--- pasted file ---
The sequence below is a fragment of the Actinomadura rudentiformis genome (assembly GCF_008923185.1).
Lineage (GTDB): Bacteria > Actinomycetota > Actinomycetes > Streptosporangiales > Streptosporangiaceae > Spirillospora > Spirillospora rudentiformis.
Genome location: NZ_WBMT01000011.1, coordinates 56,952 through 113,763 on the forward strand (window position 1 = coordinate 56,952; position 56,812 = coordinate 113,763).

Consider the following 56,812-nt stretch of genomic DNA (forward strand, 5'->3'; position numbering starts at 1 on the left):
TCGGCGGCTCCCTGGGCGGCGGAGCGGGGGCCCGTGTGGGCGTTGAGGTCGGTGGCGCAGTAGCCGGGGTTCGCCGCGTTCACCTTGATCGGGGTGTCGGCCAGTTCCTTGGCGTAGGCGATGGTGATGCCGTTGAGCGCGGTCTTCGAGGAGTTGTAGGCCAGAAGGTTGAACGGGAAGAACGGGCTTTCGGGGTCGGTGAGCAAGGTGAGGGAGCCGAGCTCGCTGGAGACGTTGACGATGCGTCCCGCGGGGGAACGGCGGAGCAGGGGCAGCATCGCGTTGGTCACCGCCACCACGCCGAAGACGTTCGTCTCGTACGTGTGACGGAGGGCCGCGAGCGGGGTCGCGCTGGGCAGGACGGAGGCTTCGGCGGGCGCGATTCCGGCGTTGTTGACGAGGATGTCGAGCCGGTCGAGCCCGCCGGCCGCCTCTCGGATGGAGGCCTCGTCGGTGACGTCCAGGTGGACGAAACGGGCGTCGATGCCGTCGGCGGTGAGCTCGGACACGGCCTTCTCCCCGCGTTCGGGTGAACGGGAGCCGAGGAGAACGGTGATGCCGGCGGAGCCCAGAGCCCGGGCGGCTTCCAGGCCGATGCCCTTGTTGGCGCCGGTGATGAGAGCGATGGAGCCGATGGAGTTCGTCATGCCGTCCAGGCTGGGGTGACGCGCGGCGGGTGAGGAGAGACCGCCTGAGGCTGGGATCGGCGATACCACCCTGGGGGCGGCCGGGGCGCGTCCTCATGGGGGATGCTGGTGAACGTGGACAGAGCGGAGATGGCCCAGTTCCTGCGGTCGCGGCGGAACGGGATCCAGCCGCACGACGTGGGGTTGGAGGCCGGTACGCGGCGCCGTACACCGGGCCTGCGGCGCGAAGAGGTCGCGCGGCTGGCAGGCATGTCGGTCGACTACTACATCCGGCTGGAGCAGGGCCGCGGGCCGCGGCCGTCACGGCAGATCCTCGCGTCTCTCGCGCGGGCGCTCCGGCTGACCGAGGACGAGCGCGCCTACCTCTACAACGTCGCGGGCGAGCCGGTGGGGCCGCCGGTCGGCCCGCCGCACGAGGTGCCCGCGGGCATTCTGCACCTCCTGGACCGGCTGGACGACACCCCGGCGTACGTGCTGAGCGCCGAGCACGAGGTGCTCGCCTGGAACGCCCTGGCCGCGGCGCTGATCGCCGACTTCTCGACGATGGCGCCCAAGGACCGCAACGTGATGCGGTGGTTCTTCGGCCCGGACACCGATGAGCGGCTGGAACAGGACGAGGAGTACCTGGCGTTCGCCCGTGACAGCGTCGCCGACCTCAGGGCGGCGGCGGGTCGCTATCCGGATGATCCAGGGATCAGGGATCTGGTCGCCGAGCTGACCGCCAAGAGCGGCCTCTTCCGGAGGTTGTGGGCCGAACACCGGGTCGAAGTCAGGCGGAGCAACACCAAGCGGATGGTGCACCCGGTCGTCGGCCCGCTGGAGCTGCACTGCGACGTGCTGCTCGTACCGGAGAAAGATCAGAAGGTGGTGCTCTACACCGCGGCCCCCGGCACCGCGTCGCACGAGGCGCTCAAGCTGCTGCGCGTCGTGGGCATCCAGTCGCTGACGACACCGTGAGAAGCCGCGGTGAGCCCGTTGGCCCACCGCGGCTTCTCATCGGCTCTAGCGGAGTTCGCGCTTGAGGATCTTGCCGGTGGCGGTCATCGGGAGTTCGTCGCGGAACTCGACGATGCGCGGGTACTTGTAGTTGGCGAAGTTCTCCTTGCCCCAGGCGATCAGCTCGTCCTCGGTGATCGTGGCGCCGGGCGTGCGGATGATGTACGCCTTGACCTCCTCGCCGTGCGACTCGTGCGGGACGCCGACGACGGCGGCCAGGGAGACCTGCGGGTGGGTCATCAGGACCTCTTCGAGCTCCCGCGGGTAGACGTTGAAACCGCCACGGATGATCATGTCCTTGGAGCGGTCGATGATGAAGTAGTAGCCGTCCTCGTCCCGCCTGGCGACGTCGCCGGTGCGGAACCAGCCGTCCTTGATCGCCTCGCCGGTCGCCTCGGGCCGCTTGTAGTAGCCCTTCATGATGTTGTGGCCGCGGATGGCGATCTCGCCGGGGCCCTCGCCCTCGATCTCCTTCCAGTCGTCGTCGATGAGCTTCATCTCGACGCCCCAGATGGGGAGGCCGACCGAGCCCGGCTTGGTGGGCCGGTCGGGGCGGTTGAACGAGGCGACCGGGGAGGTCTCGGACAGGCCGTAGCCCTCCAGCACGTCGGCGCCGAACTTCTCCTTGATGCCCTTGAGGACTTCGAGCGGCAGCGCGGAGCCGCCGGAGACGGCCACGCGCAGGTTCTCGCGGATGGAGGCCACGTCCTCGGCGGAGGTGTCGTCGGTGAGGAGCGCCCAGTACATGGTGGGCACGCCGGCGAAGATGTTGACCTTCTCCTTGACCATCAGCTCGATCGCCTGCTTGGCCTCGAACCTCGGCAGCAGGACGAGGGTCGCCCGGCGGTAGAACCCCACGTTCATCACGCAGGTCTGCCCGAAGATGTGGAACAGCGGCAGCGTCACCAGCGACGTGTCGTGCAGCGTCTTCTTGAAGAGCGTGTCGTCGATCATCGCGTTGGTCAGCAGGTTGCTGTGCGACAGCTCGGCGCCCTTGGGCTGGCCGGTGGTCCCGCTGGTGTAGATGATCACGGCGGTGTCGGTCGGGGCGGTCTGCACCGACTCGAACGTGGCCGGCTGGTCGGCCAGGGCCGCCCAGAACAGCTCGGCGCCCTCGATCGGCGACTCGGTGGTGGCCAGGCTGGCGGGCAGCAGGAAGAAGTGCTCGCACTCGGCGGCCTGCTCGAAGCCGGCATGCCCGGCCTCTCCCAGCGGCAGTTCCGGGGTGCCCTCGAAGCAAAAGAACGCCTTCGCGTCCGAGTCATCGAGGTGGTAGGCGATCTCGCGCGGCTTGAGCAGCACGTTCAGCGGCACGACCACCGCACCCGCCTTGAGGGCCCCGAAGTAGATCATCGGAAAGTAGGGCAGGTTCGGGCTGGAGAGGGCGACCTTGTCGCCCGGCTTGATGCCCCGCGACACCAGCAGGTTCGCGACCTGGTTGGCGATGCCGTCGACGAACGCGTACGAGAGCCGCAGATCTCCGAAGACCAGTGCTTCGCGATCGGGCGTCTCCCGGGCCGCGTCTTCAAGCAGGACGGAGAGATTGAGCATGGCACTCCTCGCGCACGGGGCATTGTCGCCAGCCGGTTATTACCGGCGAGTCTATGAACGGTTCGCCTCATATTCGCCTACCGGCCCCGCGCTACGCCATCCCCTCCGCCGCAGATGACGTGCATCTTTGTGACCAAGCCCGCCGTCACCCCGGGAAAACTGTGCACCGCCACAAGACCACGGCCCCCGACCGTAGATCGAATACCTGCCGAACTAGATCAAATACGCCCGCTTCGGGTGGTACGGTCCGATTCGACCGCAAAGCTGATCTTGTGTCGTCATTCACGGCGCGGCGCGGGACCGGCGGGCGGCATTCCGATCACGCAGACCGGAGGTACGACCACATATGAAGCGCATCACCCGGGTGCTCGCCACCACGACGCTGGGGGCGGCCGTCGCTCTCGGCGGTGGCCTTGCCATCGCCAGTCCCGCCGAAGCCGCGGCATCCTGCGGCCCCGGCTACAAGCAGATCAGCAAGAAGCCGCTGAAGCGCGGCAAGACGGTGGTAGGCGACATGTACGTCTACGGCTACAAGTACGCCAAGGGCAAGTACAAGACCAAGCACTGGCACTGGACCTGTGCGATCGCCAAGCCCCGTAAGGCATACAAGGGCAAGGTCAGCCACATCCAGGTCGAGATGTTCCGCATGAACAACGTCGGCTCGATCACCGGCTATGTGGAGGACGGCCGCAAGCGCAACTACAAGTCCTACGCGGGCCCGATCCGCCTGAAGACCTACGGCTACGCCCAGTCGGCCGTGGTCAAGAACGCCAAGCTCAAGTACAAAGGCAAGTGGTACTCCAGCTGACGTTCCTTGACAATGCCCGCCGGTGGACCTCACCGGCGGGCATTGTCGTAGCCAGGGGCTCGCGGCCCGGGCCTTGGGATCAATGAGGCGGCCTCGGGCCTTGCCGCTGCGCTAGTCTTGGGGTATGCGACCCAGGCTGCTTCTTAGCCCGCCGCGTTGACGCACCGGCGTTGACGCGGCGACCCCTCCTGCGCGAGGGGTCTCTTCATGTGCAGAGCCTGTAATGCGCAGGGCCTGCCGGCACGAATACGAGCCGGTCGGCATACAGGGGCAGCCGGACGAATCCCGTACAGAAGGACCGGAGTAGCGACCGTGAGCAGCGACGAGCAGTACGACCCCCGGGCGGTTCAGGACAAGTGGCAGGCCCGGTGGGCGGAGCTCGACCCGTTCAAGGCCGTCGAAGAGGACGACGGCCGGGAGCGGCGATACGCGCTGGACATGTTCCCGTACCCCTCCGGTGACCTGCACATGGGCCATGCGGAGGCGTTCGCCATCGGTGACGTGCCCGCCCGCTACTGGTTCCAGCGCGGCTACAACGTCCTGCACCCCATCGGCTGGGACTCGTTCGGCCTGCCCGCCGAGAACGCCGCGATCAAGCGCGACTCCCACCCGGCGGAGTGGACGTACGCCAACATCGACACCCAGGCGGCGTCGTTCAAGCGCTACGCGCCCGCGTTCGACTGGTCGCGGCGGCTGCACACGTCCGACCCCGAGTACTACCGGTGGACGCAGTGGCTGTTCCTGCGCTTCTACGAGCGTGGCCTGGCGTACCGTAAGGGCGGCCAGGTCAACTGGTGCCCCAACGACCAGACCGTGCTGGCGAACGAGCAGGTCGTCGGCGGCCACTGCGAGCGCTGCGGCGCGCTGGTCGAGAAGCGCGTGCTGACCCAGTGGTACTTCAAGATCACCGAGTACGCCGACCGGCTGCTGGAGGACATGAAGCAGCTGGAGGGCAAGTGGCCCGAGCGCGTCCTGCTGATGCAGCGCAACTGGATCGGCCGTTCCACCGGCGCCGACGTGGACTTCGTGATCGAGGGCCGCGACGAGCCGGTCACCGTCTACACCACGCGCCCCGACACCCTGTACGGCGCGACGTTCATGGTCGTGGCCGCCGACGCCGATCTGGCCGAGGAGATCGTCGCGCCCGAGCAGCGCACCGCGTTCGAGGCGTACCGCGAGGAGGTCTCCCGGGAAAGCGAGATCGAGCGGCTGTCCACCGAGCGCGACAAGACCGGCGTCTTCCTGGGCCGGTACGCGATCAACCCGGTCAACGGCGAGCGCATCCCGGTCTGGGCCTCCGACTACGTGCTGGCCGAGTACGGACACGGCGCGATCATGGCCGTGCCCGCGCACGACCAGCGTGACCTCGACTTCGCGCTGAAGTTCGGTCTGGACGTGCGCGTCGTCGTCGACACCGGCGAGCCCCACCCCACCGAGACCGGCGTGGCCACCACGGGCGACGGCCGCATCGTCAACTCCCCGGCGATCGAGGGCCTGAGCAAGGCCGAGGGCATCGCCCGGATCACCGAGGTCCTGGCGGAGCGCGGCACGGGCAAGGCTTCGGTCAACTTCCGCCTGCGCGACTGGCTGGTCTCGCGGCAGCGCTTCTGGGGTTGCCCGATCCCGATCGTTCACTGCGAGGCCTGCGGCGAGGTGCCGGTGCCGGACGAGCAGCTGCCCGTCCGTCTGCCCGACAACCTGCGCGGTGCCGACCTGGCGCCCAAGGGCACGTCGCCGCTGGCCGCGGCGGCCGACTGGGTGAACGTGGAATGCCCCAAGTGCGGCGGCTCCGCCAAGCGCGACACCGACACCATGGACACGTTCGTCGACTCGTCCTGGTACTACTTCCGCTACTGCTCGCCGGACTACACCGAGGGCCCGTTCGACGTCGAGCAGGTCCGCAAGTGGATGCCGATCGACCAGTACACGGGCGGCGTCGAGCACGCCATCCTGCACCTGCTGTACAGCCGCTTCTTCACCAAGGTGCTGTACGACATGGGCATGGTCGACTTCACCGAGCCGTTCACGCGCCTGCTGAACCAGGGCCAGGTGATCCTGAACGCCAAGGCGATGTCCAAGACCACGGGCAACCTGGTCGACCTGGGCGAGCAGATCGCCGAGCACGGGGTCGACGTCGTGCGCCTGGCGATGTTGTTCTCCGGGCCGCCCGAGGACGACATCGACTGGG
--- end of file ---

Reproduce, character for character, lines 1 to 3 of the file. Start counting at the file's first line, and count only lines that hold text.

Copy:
The sequence below is a fragment of the Actinomadura rudentiformis genome (assembly GCF_008923185.1).
Lineage (GTDB): Bacteria > Actinomycetota > Actinomycetes > Streptosporangiales > Streptosporangiaceae > Spirillospora > Spirillospora rudentiformis.
Genome location: NZ_WBMT01000011.1, coordinates 56,952 through 113,763 on the forward strand (window position 1 = coordinate 56,952; position 56,812 = coordinate 113,763).